Tribal students’ in-house schooling upsets academics

Tribal students’ in-house schooling upsets academics
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Leaves them isolated, upsets teacher pupil ratio


SRINAGAR: The orders of ex-Education Minister, Chowdhry Zulfikar – to shift scores of tribal students from several schools across the state to Gujjar and Bakerwal hostels for ‘in-house schooling’ in the middle of the current academic session – have hugely upset the Teacher-Pupil Ratio (TPR) at the respective schools besides isolating the shifted students from their previously familiar school atmosphere.
At some hostels, the shifted students have also been put to study under inadequate infrastructure at already overcrowded hostels.
In early June this year, Zulfikar had “verbally”, as per school teachers, ordered shifting of Gujjar and Bakerwal students studying in classes 6th to 8th from several middle and high schools in the state to the respective hostels meant for students from the communities in each district.
Although students from the tribal community have been living at the hostels since their inception in 1994, Zulfikar issued orders for starting “in-house schooling” for the students of classes 6th to 8th only this June.
The schools have deputed teachers to teach the students in-house at the hostels, but they say that instead of doing any good, the decision has backfired in many ways.
To comply with Zulfikar’s orders, as many as 50 students belonging to the tribal community out of the total enrolment of 80 had to be shifted from Boys Middle School, Budgam to the hostel, a school teacher said.
The shift, he said, has reduced the student-teacher ratio to less than half.
“Before the shift, we had 13 teachers for an enrolment of 80 students, but we are now 10 teachers to teach a meagre 30 students,” said the teacher.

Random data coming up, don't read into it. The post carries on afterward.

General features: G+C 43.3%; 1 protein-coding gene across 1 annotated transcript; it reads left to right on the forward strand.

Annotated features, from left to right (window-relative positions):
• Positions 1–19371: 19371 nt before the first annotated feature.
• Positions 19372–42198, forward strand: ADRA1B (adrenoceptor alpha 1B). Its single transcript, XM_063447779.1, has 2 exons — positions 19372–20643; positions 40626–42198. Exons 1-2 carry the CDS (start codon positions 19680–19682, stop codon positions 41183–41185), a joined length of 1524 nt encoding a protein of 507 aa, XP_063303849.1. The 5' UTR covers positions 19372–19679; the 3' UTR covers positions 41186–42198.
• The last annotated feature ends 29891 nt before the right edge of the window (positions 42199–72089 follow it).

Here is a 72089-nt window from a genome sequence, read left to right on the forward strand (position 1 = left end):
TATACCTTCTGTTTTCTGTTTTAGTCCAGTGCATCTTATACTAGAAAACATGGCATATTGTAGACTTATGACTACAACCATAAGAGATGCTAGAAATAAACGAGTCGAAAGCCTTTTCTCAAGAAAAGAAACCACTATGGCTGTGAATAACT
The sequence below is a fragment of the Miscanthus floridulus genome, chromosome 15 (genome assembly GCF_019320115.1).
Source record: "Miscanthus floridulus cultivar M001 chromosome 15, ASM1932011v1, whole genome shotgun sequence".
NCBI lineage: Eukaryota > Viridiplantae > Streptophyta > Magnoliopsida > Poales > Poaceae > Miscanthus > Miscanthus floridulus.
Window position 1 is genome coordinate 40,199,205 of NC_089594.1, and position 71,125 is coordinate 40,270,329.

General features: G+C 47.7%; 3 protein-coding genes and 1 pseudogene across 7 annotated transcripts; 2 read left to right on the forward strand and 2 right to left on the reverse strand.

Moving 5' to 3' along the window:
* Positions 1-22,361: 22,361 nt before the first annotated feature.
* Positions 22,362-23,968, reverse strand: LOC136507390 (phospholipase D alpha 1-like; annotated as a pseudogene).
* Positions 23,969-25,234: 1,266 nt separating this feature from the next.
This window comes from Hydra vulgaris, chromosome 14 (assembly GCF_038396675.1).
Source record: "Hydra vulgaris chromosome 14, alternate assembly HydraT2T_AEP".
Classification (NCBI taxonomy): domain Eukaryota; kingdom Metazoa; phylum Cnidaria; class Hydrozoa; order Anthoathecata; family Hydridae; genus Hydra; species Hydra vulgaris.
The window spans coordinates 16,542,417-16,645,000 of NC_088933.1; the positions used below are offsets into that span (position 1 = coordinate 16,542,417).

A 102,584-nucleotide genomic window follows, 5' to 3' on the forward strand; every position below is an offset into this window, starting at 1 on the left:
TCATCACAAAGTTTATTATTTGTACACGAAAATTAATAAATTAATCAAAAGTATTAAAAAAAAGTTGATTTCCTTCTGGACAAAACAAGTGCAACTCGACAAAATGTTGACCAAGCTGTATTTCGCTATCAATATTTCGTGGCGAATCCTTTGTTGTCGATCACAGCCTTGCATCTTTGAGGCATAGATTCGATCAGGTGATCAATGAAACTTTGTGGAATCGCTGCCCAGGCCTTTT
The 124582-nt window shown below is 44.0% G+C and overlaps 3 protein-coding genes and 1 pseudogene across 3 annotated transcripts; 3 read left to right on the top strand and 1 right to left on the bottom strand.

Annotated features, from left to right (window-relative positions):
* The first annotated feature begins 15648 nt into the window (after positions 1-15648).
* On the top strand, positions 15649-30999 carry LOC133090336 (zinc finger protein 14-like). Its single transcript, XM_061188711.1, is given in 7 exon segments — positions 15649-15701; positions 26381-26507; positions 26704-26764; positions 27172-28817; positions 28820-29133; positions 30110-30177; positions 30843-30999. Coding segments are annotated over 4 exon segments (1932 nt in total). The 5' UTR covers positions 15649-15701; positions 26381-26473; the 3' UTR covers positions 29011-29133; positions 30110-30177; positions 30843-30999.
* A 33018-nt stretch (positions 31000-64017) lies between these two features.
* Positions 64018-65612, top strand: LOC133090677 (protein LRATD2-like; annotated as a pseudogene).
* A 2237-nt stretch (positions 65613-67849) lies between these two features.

The teacher said that they have sent three teachers to the hostel to teach the students shifted there.
Criticising Zulfikar’s decision, the teacher said that it had “isolated” the students of an already deprived community.
“They (the tribal students) had mingled with the local students over the years, but due to their segregation, they are back to square one,” said the teacher.
“The students wept when they were shifted to the hostel. Even now, they feel caged within its walls,” he added.
This however was not Chowdhry Zulfikar’s impression. He claims the decision to shift the students was made to provide them a more homogeneous environment.
“Since they are coming from remote and backward areas, they cannot acclimatise with other students in the school,” Zulfikar told Kashmir Reader.
According to observers, however, the move was undertaken “in order to build a strong base” of the shifted students.
The “unilateral” decision made “in a hurry”, as per another teacher, was made at a time when the Term 1 examination of the students was around the corner.
“It hampered the studies of the students, that too at a time when the Term 1 was about to start in late June. The students could not prepare well either at the school or at the hostel,” a teacher at Boys Middle School Jawahar Nagar told Kashmir Reader.
The teacher said that 45 students have been shifted to the Gujjar and Bakerwal Hostel Tulsi Bagh in the city.
Courtesy Zulfikar’s “verbal orders”, the students now have to walk kilometres back and forth from the hostel to the middle school in Jawahar Nagar just “for mid-day meals”, the teacher said.
“They should have been at least kept here for the whole academic year,” he suggested.
While the middle school was constructing additional accommodation for the students on the one hand, a teacher called it an “irony” that the students were shifted to the hostel on the other.
From Government Boys and Girls Middle Schools Tulsi Bagh, 23 and 42 students respectively were shifted to two Gujjar and Bakerwal hostels in Srinagar, thus upsetting the TPR at the institutions, teachers said.
As of June, after the shifting of tribal students to the hostel, Boys Middle School Tulsi Bagh had 16 teachers for approximately as many students (17).
Mocking at Zulfikar’s “hasty” decision, a teacher at Boys Middle School Tulsi Bagh called it a “Tughluqi order”.
The teacher also said that the students had to come to the school from the hostel only to have the mid-day meals.
The students too told Kashmir Reader that they felt “caged” at the hostel, which did not provide them the formal school atmosphere. At the hostel in Budgam, the students also complained of a space crunch.
“They brought us here from far-flung areas for schooling, but we are stuck here,” a student at the Tulsi Bagh hostel rued.
“Tell them to take us back to school,” another student told this reporter.